Standard DFT calculations are well known to underestimate bandgaps and quasiparticle energy levels41. For point defects in particular, DFT can incorrectly predict the relative energies of localized defect and delocalized bulk states42,43. Our TMDs feature both defect states, which are localized near and at the defect, and non-defect extended states associated with the pristine system5,6,18. To compute the energies of both defect and extended TMD states with spectroscopic accuracy, we use ab initio many-body perturbation theory within the GW approximation44,45, correcting standard DFT energies with additional many-electron self-energy effects relevant to charged excitations in these systems. Our GW calculations are expected to accurately predict the energies of both localized and extended states, and has previously been shown to produce accurate bandgaps and electronic structures of pristine TMDs46,47,48.
We first relax the atomic coordinates of a monolayer of MoSe2 with several different point defect types, including a Se vacancy and substitutional atoms, using DFT49 (see Methods). We then use a force-field model to simulate nc-AFM images, following a previously established method by Hapala, et al.33 Fig. 3a–c show the relaxed atomic structure of a Se vacancy (VSe, Fig. 3a), and two different substitutional (oxygen, OSe, -Fig. 3b- and hydrogen, HSe – Fig. 3c) Se defects in MoSe2. The corresponding simulated nc-AFM images from these three types of point defects are shown in Fig. 3d–f when the defect is located in the top layer (facing the tip in our experimental system) and in Fig. 3g–i, for which the defect is placed in the bottom layer (facing the underlying graphene layer in experimental system). Interestingly, since both H and O substituents are recessed into the chalcogen layer, the simulated nc-AFM contrast in images from all three types of atomic defects is equally compatible with the measurements in Fig. 1a. The atomic sized depression is assignable to the missing Se atom or the substituent atom in the upper Se-sublattice facing the tip. An apparently protruding Se atom can be identified as the equivalent defect in the bottom Se-sublattice facing the underlying graphene layer; the bottom defect slightly pushes the Se atom upward relative to the pristine lattice. In 2D-WS2 we identified the counterpart defects on the top and bottom S-sublattices, which exhibit the same nc-AFM morphology as described for MoSe2 (see Supplementary Fig. 1).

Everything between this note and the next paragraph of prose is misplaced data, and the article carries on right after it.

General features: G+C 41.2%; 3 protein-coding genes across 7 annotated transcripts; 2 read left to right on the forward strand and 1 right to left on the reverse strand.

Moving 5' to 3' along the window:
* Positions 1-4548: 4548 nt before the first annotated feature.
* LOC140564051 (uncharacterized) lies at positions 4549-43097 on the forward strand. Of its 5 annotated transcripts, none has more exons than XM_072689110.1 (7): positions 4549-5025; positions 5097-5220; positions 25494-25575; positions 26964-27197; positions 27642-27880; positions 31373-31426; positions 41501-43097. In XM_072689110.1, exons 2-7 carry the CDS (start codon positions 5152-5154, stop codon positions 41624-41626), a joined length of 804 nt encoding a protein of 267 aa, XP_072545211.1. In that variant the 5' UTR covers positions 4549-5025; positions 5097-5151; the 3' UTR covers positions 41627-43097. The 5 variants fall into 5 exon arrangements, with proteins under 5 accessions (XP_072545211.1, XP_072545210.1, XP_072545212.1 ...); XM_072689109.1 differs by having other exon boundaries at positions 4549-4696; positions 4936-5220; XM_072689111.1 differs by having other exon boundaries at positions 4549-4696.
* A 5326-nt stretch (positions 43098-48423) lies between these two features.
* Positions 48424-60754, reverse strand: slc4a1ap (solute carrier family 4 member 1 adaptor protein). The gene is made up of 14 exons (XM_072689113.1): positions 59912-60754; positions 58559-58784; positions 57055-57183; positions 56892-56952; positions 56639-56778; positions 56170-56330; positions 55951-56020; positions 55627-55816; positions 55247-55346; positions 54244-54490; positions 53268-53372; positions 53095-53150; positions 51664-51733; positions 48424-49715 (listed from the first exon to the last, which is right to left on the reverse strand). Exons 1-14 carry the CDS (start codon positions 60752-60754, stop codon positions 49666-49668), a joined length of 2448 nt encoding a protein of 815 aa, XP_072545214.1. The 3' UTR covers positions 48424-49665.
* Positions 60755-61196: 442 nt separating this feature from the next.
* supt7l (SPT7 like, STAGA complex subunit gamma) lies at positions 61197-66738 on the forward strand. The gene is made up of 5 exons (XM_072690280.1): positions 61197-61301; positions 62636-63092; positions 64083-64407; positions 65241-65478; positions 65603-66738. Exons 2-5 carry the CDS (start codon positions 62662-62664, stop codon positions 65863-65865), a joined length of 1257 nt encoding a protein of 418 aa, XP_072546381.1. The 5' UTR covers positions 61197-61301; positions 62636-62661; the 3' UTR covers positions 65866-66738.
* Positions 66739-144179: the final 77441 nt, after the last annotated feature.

To identify which defects are likely observed in Fig. 1, we turn to calculations of their quasiparticle electronic structure using ab initio many-body perturbation theory within the GW approximation44,45 since STS measures the energies of quasiparticle excitations, i.e., addition or removal of an electron. We perform DFT and GW calculations for both the bare Se vacancy and aforementioned substituted Se defects in MoSe2. (Prior calculations of the bare chalcogen vacancy in WS2 suggest that the defect electronic structure is qualitatively similar in both TMDs40,50.) We emphasize that ab initio GW calculations are crucial to accurately describe the energy levels of both defect and non-defect states, required for comparing our computational results with the experimental observations and defect identification. As shown in Fig. 4a, the calculated GW quasiparticle gap between the valence and conduction band edge states is 2.2 eV. Our GW calculations of the Se vacancy reveal a deep, doubly-degenerate IGS located near the experimental Fermi level (red line), in qualitative agreement with prior DFT results. (Our DFT calculations of the H substitution Se defect also show IGS states, see Supplementary Fig. 5). On the other hand, our GW results for the substitutional O defect show no IGS, which can be rationalized by the fact that O is isoelectronic to Se and S, and the resulting bandgap of 2.1 eV compares well with the experimental gap. The lack of IGS for the substitutional O defect, together with its simulated nc-AFM image, is consistent with the point defect shown in Fig. 1.